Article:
Monday, September 24, 2012
City of Tomorrow, Part 6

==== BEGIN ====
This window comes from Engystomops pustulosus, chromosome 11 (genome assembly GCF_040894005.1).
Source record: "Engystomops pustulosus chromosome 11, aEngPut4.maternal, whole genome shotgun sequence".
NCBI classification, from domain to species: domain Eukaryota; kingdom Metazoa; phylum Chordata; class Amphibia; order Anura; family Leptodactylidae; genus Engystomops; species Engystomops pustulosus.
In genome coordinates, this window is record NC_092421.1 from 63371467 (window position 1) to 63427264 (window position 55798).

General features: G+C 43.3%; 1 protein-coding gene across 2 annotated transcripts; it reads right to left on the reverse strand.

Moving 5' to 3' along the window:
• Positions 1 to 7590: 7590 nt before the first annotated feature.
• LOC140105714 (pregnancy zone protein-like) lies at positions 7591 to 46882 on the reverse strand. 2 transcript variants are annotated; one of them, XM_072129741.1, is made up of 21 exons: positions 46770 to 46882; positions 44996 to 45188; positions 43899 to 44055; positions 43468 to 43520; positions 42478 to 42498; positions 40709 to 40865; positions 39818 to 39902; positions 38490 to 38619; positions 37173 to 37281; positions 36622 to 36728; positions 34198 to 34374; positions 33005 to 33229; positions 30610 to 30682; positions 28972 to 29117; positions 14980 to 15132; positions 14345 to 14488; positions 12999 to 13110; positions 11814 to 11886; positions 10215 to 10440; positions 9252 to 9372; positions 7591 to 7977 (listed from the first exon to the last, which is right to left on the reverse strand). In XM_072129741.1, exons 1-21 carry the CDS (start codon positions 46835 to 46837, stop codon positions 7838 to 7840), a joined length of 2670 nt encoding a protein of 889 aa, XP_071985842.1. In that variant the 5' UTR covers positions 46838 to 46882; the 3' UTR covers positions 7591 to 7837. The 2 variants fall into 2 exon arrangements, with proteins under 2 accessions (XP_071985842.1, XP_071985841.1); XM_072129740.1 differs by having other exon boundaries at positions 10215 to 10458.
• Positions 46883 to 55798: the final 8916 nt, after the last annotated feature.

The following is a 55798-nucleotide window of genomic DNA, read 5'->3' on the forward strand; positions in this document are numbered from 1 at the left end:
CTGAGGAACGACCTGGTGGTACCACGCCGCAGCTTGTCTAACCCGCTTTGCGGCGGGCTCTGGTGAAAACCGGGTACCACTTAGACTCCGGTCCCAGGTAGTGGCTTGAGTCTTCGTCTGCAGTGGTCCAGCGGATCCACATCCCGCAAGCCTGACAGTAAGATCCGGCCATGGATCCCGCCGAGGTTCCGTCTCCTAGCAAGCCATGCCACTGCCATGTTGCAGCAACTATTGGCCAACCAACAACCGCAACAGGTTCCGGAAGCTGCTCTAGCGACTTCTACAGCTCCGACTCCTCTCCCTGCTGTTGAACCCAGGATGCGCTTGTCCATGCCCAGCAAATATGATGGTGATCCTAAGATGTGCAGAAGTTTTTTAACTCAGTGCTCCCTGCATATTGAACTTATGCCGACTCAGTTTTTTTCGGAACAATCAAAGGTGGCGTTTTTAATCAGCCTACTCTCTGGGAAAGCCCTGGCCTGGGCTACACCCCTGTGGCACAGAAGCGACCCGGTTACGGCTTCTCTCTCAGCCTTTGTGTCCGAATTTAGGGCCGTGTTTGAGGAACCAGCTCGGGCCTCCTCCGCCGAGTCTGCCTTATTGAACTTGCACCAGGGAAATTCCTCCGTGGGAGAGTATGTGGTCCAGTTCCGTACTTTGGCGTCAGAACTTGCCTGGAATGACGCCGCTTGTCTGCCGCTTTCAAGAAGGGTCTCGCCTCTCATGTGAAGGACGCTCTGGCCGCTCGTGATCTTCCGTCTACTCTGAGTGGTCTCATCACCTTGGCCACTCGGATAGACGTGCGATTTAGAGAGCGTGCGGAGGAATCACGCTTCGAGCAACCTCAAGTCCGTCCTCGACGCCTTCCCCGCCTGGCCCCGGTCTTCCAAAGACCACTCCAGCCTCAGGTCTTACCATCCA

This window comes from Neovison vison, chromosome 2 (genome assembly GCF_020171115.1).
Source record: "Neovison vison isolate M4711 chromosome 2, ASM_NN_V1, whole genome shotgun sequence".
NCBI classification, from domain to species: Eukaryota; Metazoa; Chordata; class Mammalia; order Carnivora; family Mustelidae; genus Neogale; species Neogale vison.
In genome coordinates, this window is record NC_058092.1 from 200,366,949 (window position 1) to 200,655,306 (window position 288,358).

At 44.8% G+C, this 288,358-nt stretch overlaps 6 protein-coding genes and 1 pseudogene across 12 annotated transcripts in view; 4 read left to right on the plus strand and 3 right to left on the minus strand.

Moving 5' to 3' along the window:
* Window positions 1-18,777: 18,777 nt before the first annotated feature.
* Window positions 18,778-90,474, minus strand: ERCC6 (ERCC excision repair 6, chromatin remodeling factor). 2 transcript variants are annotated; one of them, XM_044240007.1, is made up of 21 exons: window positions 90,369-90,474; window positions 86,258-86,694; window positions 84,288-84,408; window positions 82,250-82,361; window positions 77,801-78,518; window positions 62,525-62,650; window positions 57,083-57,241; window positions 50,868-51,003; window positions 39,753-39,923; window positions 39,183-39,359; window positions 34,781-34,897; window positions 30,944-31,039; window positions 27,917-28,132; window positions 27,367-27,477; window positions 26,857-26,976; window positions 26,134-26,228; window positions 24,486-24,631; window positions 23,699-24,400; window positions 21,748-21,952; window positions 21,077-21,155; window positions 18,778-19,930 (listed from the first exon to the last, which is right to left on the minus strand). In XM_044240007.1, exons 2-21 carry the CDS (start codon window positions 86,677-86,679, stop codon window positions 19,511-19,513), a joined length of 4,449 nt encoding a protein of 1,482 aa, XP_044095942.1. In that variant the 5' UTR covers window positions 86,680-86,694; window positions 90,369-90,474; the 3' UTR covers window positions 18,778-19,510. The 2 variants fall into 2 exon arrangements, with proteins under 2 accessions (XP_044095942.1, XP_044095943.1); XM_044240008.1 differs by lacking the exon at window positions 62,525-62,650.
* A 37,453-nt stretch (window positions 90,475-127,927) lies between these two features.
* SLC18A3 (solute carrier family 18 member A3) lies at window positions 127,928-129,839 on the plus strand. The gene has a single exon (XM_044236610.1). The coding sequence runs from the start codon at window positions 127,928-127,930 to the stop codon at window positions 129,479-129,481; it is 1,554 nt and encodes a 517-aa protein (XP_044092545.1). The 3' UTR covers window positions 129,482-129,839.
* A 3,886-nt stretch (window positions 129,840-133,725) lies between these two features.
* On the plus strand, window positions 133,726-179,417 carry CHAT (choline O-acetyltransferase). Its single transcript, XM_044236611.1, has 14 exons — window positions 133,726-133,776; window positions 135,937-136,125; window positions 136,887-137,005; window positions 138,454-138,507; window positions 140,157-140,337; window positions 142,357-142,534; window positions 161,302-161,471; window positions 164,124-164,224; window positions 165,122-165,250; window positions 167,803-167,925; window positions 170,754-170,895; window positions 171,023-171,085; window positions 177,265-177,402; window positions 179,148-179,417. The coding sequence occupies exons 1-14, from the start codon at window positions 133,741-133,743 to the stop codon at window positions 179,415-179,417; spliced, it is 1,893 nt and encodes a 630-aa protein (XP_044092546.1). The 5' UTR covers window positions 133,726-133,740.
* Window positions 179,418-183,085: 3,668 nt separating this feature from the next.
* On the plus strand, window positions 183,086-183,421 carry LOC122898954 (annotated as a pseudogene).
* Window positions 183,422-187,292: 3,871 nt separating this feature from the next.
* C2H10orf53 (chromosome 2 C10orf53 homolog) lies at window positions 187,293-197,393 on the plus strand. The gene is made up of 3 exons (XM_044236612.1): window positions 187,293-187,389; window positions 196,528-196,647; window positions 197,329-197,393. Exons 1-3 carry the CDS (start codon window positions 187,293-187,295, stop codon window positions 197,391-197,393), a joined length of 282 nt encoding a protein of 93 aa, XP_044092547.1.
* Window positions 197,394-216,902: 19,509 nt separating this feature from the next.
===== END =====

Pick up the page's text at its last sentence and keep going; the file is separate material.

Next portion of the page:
Martha Thomas spent three months as an intern in a law office until she was approached to volunteer at a clinic on the outskirts of town. After college it was a welcome change of pace, a step away from the daily grind that she had welcomed, a natural extension of her studious upbringing. Finally she could enter the sea of humanity. She assumed the opportunity came more because of her looks, however. Dedicated as she was to intellectual pursuits, Martha was used to the world accepting her foremost for her beauty, which had already become something of an albatross. She spent as much time trying to achieve her goals as trying to avoid those who only wanted Martha as a trophy. The clinic was exactly like that for six months. She endured it. It was mostly clerical work, but sometimes Martha could convince herself that she was making a difference in the lives of the patients she saw pouring in on a regular basis. Sometimes it could be overwhelming. She wanted to feel bad about her problems, the lack of respect, being treated like an object, but so many of the people she saw were experiencing real pain, real torment, that they felt in a visceral way every waking moment, and all they wanted was to live without it. She knew there was some revolutionary work being done at the clinic, but she had no part of that. She had a degree that was sitting in a drawer in her apartment, which she very much wanted to use, and the more time she spent at the clinic, the more Martha convinced herself that she could use it there. When the opportunity didn’t come, she started to use her spare time to work on her own ideas. She’d seen enough, knew enough, about the problems the clinic treated. She knew what discharged patients took with them, prescriptions with complicated names but ingredients she could identify. She bit her tongue when all she wanted to do was share her ideas at work, and so she worked it out at home. That didn’t help the time pass at work that much easier, however. If anything, it made it worse. It made it a real grind. Never do something that’s more personally fulfilling outside of work hours. It makes it impossible to care about work. Yet something remarkable happened to Martha. After six months, she was called into the innermost offices of the clinic. It was explained to her that the directors knew what she’d been doing. She thought she’d been careful. She’d never tested on humans, never told anyone. The directors told her not to panic. They explained that the six months had been a test, and she had passed with considerable grace. There was only one way to become a member of the Apex Club, and that was to prove that you were selfless, that you would go out of your way to improve a situation, no matter the personal cost. At first, Martha was angry. All she wanted to do was to curse the directors, walk away from the clinic, and never return. She was asked what she’d do next. Probably apply her research, was Martha’s reply. Let us see it first, they said. What could the harm be? Let us validate it. No hard feelings. She was still upset. She felt humiliated. But she figured they were right. She’d spent six months at least believing the clinic was a legitimate operation. She’d done her research because she believed that. In a week she was informed that the directors were impressed. She’d come up with innovations they’d never considered. She wanted nothing more than to tell them what she thought about that. Something held her back. Something was always holding her back, she realized. She was waiting for something. The Apex Club? She accepted an invitation for a tour, and official introductions. She listened to their goals. She came to embrace their ambitions. Martha wondered what she would have done without patience. After all, it was the future that had always concerned her.